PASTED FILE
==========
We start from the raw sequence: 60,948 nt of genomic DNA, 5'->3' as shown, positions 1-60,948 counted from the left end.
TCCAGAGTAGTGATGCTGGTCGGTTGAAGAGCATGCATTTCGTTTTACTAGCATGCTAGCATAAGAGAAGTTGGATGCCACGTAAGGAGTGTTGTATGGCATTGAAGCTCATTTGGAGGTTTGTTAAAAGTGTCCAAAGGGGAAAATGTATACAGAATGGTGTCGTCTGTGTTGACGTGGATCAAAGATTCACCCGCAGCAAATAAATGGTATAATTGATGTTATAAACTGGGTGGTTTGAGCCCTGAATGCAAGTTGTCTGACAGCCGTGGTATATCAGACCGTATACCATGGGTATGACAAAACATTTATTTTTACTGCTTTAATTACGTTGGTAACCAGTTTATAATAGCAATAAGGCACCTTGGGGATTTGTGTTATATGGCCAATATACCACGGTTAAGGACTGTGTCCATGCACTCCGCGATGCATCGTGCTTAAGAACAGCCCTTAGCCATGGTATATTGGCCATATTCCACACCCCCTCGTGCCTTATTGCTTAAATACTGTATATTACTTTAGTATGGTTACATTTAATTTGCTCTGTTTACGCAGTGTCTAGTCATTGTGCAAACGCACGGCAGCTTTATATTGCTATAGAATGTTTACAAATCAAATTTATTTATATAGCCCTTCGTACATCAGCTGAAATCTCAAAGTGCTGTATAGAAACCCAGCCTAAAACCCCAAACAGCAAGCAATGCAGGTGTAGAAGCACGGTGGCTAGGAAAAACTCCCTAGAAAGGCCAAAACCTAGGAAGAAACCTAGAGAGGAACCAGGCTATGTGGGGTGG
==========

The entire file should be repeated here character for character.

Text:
We start from the raw sequence: 60,948 nt of genomic DNA, 5'->3' as shown, positions 1-60,948 counted from the left end.
TCCAGAGTAGTGATGCTGGTCGGTTGAAGAGCATGCATTTCGTTTTACTAGCATGCTAGCATAAGAGAAGTTGGATGCCACGTAAGGAGTGTTGTATGGCATTGAAGCTCATTTGGAGGTTTGTTAAAAGTGTCCAAAGGGGAAAATGTATACAGAATGGTGTCGTCTGTGTTGACGTGGATCAAAGATTCACCCGCAGCAAATAAATGGTATAATTGATGTTATAAACTGGGTGGTTTGAGCCCTGAATGCAAGTTGTCTGACAGCCGTGGTATATCAGACCGTATACCATGGGTATGACAAAACATTTATTTTTACTGCTTTAATTACGTTGGTAACCAGTTTATAATAGCAATAAGGCACCTTGGGGATTTGTGTTATATGGCCAATATACCACGGTTAAGGACTGTGTCCATGCACTCCGCGATGCATCGTGCTTAAGAACAGCCCTTAGCCATGGTATATTGGCCATATTCCACACCCCCTCGTGCCTTATTGCTTAAATACTGTATATTACTTTAGTATGGTTACATTTAATTTGCTCTGTTTACGCAGTGTCTAGTCATTGTGCAAACGCACGGCAGCTTTATATTGCTATAGAATGTTTACAAATCAAATTTATTTATATAGCCCTTCGTACATCAGCTGAAATCTCAAAGTGCTGTATAGAAACCCAGCCTAAAACCCCAAACAGCAAGCAATGCAGGTGTAGAAGCACGGTGGCTAGGAAAAACTCCCTAGAAAGGCCAAAACCTAGGAAGAAACCTAGAGAGGAACCAGGCTATGTGGGGTGG